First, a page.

Summer may not be the busiest season for foodservice sales, but most suppliers report steady business even as schools close and families take off for vacation.
Foodservice business drops about 15% during the summer for Gold Coast Packing Inc., Santa Maria, Calif., said salesman Dave Johnson.
Unfortunately, that’s when the company has the most product available.
“During the summertime, when we have no issues with growing or availability, that’s when orders seem to lack a little bit,” he said.
The good news is that many schools only close for six weeks or so during the summer these days, not for three months, like they did in the past, he said.
The company’s foodservice sales are strong during the rest of the year.
Gold Coast’s foodservice business has grown steadily year over year for the past 10 years, Johnson said.
Broccoli florets, cauliflower florets, spinach and cilantro account for about 80% of the firm’s volume, he said.
Parsley, green kale, baby kale and whole leaf kale are some of the company’s other commodities.
During the summertime, when we have no issues with growing or availability, that’s when orders seem to lack a little bit.
Johnson noted some differences between retail and foodservice.
Foodservice buyers usually stick with a product over the long run, while retailers often cycle in and out, he said.
Pack sizes vary from customer to customer, he added.
Gold Coast’s most popular foodservice pack is the 3-pound size, but the company can pack larger or smaller sizes, he said.
Some California commodities that The Chuck Olsen Co. Inc., Visalia, Calif., offers, including lemons, oranges, cantaloupes, honeydew melons and grapes, started off a bit later than usual this season because of cool growing weather, said president Jeff Olsen.
Grapes from California’s Coachella Valley and Mexico were up to three weeks later than normal, but Olsen expected movement to be on time with no gaps when the deal starts in the San Joaquin Valley this summer.
One thing restaurants are doing to help boost sales is adding a delivery option, he said.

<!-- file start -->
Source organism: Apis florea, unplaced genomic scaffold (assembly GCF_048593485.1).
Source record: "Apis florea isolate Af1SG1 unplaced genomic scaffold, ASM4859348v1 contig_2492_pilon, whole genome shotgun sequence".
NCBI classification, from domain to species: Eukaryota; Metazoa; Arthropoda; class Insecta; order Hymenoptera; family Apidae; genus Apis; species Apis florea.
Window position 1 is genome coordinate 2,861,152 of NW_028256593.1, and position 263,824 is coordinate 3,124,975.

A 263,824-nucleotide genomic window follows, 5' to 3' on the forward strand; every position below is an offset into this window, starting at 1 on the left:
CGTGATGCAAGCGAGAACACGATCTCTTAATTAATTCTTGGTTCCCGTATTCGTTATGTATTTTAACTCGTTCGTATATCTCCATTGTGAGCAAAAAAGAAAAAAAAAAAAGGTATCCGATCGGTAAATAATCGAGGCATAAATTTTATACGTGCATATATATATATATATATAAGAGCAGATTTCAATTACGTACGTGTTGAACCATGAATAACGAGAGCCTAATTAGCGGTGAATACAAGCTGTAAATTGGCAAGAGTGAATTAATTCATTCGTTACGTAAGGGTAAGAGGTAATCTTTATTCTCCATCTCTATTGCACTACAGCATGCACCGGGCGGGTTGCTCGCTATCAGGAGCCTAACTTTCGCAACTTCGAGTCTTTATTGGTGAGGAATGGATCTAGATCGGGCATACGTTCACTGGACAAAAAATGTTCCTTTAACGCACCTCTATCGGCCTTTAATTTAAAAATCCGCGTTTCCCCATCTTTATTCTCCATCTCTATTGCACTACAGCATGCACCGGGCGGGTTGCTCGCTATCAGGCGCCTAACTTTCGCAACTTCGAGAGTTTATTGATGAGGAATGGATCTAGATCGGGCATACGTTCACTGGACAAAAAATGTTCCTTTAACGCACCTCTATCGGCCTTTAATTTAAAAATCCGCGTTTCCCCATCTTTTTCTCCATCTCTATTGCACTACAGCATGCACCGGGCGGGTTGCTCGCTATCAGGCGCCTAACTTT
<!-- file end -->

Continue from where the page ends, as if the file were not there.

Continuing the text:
“That’s probably been a good shot in the arm for the restaurant business,” he said.
That is especially popular among younger consumers, Olsen said.
What we are seeing now is just a really steady, systematic growth in interest in organics from the foodservice industry.
Sweet potatoes are becoming more popular at foodservice, but operators may find supplies extremely tight this summer.
Adverse weather conditions in some growing areas have put a damper on some shipments after many growers cut back on plantings due to falling prices, said Tami Long, director of marketing and business development for Nash Produce LLC, Nashville, N.C.
Foodservice operators who don’t have a dedicated supplier may find it difficult to track down the tubers this summer, Long said.
But Nash Produce will be able to fill the needs of its foodservice accounts and is looking to take on some new customers, she said.
Long sees growth ahead for sweet potatoes at foodservice as consumers, especially millennials, call for healthy menu options, and as restaurants explore uses for sweet potatoes other than for fries or baked.
Organic produce never has been a big seller at foodservice, but that may be changing.
“What we are seeing now is just a really steady, systematic growth in interest in organics from the foodservice industry,” said Mark Munger, vice president of sales and marketing for Los Angeles-based 4Earth Farms.
He said he expects organic business to increase as more organically grown items become available and as their seasonality stretches to year-round.
The company considers foodservice “very much untapped potential,” he said.
“We have been working with our foodservice customers on trying to bring solutions to them and make it a little bit easier by offering a wider range of organic products to them so that they can look at more of a meal solution,” Munger said.